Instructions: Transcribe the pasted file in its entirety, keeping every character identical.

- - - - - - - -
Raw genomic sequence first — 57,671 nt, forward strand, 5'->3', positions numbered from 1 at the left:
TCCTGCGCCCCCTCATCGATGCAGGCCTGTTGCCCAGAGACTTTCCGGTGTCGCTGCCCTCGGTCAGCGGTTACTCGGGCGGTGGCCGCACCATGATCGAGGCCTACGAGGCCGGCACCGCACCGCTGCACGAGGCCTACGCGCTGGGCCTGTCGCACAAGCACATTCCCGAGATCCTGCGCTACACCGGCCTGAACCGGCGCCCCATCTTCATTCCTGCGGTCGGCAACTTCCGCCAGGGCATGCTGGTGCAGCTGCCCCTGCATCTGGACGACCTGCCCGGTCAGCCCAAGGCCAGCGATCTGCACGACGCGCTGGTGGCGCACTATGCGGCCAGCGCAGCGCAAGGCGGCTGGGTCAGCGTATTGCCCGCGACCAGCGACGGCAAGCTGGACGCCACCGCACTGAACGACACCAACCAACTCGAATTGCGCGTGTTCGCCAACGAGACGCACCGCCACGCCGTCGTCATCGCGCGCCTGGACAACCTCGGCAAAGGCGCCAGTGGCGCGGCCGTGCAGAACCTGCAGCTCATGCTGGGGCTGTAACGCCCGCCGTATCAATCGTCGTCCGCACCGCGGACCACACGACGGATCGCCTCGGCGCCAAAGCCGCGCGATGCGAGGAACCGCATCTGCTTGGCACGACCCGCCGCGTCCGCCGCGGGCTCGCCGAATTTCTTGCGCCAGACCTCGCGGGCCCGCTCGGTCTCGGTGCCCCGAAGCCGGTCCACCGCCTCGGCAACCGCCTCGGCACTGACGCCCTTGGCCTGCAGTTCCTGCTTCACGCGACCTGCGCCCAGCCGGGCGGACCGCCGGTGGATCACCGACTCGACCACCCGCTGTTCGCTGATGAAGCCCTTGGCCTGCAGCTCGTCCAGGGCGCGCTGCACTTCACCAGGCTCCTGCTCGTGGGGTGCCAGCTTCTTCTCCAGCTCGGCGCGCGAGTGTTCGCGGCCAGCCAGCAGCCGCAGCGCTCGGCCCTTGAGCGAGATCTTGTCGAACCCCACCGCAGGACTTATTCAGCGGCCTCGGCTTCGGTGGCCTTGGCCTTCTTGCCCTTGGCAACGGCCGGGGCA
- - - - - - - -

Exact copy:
Raw genomic sequence first — 57,671 nt, forward strand, 5'->3', positions numbered from 1 at the left:
TCCTGCGCCCCCTCATCGATGCAGGCCTGTTGCCCAGAGACTTTCCGGTGTCGCTGCCCTCGGTCAGCGGTTACTCGGGCGGTGGCCGCACCATGATCGAGGCCTACGAGGCCGGCACCGCACCGCTGCACGAGGCCTACGCGCTGGGCCTGTCGCACAAGCACATTCCCGAGATCCTGCGCTACACCGGCCTGAACCGGCGCCCCATCTTCATTCCTGCGGTCGGCAACTTCCGCCAGGGCATGCTGGTGCAGCTGCCCCTGCATCTGGACGACCTGCCCGGTCAGCCCAAGGCCAGCGATCTGCACGACGCGCTGGTGGCGCACTATGCGGCCAGCGCAGCGCAAGGCGGCTGGGTCAGCGTATTGCCCGCGACCAGCGACGGCAAGCTGGACGCCACCGCACTGAACGACACCAACCAACTCGAATTGCGCGTGTTCGCCAACGAGACGCACCGCCACGCCGTCGTCATCGCGCGCCTGGACAACCTCGGCAAAGGCGCCAGTGGCGCGGCCGTGCAGAACCTGCAGCTCATGCTGGGGCTGTAACGCCCGCCGTATCAATCGTCGTCCGCACCGCGGACCACACGACGGATCGCCTCGGCGCCAAAGCCGCGCGATGCGAGGAACCGCATCTGCTTGGCACGACCCGCCGCGTCCGCCGCGGGCTCGCCGAATTTCTTGCGCCAGACCTCGCGGGCCCGCTCGGTCTCGGTGCCCCGAAGCCGGTCCACCGCCTCGGCAACCGCCTCGGCACTGACGCCCTTGGCCTGCAGTTCCTGCTTCACGCGACCTGCGCCCAGCCGGGCGGACCGCCGGTGGATCACCGACTCGACCACCCGCTGTTCGCTGATGAAGCCCTTGGCCTGCAGCTCGTCCAGGGCGCGCTGCACTTCACCAGGCTCCTGCTCGTGGGGTGCCAGCTTCTTCTCCAGCTCGGCGCGCGAGTGTTCGCGGCCAGCCAGCAGCCGCAGCGCTCGGCCCTTGAGCGAGATCTTGTCGAACCCCACCGCAGGACTTATTCAGCGGCCTCGGCTTCGGTGGCCTTGGCCTTCTTGCCCTTGGCAACGGCCGGGGCA